How google authenticator works

2024 Apr 23 See all posts

How google authenticator works

2FA has become an authentication standard for critical online services in the last few years. In this post, I briefly layout how google authenticator works.

What is 2FA? – Two-factor authentication is a form of multi-factor authentication, in which the user has to establish identity via 2 different allowed methods called authentication factors.
Authentication factors are classes of identity verification methods. This includes username/password (knowledge based), and location, and biometrics.

Google authenticator provides an authenticator factor based on possession (of your phone, for example). It uses Time-based One-time password (TOTP). Here's how it works:

  1. setup shared private key A shared private key is established between the service and google authenticator app. The service provides either a setup key or a QR code, which is scanned by the authenticator app. This sets up a shared private key between the two parties.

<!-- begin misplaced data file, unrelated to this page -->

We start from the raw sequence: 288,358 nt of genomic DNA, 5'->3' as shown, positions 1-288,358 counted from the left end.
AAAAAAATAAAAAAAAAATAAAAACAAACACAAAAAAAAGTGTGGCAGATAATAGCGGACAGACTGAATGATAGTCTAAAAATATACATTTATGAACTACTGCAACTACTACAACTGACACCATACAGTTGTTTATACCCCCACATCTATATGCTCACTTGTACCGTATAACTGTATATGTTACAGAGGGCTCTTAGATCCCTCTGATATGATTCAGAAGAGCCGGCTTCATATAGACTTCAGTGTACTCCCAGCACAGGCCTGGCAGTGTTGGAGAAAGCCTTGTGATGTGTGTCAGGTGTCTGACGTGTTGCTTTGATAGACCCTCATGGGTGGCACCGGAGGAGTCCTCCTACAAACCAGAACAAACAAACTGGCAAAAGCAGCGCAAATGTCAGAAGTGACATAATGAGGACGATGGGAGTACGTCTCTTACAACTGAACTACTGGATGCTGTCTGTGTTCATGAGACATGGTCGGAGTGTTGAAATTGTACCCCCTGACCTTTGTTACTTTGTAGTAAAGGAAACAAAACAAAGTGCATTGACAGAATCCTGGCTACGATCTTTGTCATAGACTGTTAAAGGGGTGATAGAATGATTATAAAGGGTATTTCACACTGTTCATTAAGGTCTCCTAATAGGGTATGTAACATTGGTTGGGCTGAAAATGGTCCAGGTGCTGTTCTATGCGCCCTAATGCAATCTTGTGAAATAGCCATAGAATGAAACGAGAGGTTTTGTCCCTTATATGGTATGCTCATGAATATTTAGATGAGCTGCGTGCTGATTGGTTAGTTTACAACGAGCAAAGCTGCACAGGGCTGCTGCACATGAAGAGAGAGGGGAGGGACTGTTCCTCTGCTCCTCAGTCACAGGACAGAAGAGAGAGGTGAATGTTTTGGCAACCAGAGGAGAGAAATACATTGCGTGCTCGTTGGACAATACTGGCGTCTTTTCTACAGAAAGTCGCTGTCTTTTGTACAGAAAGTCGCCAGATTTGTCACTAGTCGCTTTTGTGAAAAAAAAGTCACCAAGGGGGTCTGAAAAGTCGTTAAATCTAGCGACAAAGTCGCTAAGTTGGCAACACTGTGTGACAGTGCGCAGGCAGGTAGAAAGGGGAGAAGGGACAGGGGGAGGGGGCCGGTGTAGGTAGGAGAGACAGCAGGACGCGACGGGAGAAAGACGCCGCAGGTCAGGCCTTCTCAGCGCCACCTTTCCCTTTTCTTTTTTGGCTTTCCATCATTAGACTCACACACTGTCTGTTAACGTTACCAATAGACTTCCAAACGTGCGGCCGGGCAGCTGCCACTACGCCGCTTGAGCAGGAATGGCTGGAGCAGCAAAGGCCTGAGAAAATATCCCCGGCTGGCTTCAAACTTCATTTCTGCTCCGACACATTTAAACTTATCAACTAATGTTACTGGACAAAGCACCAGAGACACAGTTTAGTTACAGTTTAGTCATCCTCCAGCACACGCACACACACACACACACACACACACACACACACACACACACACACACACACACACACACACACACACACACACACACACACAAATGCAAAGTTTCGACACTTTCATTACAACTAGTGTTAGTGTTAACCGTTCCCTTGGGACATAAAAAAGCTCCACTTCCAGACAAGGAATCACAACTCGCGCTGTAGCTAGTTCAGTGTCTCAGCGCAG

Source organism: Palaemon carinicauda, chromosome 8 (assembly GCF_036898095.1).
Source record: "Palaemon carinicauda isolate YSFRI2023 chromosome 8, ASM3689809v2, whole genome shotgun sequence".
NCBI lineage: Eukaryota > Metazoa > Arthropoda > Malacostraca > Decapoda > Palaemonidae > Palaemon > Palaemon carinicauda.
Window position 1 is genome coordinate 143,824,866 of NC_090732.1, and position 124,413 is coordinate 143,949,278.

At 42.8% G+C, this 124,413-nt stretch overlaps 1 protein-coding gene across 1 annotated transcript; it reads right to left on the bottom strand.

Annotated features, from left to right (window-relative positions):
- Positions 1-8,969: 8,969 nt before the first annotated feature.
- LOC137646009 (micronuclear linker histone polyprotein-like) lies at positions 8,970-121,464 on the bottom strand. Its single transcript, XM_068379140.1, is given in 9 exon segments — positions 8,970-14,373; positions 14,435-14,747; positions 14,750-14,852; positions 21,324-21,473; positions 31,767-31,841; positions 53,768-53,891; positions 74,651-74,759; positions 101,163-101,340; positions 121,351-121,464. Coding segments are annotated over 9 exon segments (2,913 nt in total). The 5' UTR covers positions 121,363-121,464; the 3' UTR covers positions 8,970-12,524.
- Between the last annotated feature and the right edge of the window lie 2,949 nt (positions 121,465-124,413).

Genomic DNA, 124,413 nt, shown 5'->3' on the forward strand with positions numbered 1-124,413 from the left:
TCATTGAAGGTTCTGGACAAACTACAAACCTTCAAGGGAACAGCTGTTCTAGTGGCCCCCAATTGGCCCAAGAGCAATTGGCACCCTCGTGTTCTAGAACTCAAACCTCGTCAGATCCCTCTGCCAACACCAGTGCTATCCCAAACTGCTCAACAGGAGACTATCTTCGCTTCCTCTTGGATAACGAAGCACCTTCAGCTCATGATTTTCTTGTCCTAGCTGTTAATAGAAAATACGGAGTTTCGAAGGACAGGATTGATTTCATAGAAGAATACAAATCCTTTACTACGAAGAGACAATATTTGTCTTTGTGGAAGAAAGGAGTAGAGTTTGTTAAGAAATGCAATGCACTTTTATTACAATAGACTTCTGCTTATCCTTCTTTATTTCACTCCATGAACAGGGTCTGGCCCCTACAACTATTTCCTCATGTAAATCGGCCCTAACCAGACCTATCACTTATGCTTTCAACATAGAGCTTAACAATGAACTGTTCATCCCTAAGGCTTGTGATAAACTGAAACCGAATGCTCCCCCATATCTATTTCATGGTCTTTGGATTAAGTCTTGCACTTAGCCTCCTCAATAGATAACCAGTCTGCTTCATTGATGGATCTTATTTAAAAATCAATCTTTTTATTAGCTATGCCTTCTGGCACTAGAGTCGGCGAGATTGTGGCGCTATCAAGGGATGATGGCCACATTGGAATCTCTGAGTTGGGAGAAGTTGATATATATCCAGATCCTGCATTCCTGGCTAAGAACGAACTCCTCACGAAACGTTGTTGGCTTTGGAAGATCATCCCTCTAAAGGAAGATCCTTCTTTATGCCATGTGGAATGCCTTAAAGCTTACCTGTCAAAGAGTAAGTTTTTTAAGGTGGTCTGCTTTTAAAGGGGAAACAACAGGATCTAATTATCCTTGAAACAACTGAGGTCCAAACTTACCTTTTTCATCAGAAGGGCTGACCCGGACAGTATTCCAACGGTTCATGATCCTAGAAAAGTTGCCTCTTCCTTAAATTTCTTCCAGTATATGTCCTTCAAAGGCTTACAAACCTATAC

2. Code generation on authenticator app The google authenticator uses this private key along with a particular epoch start time to create a code. This code has a time interval till which it is valid.
  3. Verification on service
    When the user needs to access to some resource in the service (or any other scenario where 2FA is needed), the user enters the code they see on the authenticator app. The service must have time nearly synchronized with the authenticator app, as it uses the same (or close) epoch start time to generate the TOTP (recall that the service also has the shared private key with them). They then check if the code matches.
  4. Handling minor variations in time: the service also looks at epochs near the current epoch (like previous and next), and match the code thus generated with what user provided. This way minor variations in system time between authenticator app and service or user delays in entering the code doesn't cause the authentication to fail.

Note that at verification time, the authenticator doesn't need to interact with the service. In fact, the authenticator doesn't even need to be online.